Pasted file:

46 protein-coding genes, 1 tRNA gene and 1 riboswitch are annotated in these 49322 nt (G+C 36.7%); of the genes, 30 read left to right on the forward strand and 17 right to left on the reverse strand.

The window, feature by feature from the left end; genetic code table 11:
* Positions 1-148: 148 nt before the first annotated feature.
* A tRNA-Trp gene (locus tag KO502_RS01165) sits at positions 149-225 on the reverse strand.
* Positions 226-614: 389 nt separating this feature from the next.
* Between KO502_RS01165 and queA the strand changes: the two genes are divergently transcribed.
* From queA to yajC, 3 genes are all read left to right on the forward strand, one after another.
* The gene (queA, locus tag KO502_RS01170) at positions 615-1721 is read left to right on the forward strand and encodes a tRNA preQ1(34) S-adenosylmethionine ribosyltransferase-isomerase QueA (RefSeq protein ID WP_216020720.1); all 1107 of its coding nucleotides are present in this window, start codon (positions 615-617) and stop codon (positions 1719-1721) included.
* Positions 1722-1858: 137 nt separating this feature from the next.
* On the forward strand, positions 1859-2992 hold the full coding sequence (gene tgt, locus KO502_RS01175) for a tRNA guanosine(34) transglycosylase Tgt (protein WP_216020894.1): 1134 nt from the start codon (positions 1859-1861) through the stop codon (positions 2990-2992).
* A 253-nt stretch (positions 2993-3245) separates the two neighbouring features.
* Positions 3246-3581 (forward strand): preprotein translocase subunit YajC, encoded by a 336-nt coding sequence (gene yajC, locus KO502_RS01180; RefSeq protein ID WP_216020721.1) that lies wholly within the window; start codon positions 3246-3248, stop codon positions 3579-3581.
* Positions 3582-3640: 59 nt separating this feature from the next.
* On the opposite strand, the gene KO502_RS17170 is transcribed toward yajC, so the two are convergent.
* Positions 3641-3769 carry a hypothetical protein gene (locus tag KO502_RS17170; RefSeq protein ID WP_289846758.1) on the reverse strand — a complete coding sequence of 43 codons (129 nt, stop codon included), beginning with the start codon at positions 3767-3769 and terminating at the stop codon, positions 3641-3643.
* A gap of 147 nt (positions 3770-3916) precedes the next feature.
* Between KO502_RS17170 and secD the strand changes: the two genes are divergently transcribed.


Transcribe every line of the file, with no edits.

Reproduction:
46 protein-coding genes, 1 tRNA gene and 1 riboswitch are annotated in these 49322 nt (G+C 36.7%); of the genes, 30 read left to right on the forward strand and 17 right to left on the reverse strand.

The window, feature by feature from the left end; genetic code table 11:
* Positions 1-148: 148 nt before the first annotated feature.
* A tRNA-Trp gene (locus tag KO502_RS01165) sits at positions 149-225 on the reverse strand.
* Positions 226-614: 389 nt separating this feature from the next.
* Between KO502_RS01165 and queA the strand changes: the two genes are divergently transcribed.
* From queA to yajC, 3 genes are all read left to right on the forward strand, one after another.
* The gene (queA, locus tag KO502_RS01170) at positions 615-1721 is read left to right on the forward strand and encodes a tRNA preQ1(34) S-adenosylmethionine ribosyltransferase-isomerase QueA (RefSeq protein ID WP_216020720.1); all 1107 of its coding nucleotides are present in this window, start codon (positions 615-617) and stop codon (positions 1719-1721) included.
* Positions 1722-1858: 137 nt separating this feature from the next.
* On the forward strand, positions 1859-2992 hold the full coding sequence (gene tgt, locus KO502_RS01175) for a tRNA guanosine(34) transglycosylase Tgt (protein WP_216020894.1): 1134 nt from the start codon (positions 1859-1861) through the stop codon (positions 2990-2992).
* A 253-nt stretch (positions 2993-3245) separates the two neighbouring features.
* Positions 3246-3581 (forward strand): preprotein translocase subunit YajC, encoded by a 336-nt coding sequence (gene yajC, locus KO502_RS01180; RefSeq protein ID WP_216020721.1) that lies wholly within the window; start codon positions 3246-3248, stop codon positions 3579-3581.
* Positions 3582-3640: 59 nt separating this feature from the next.
* On the opposite strand, the gene KO502_RS17170 is transcribed toward yajC, so the two are convergent.
* Positions 3641-3769 carry a hypothetical protein gene (locus tag KO502_RS17170; RefSeq protein ID WP_289846758.1) on the reverse strand — a complete coding sequence of 43 codons (129 nt, stop codon included), beginning with the start codon at positions 3767-3769 and terminating at the stop codon, positions 3641-3643.
* A gap of 147 nt (positions 3770-3916) precedes the next feature.
* Between KO502_RS17170 and secD the strand changes: the two genes are divergently transcribed.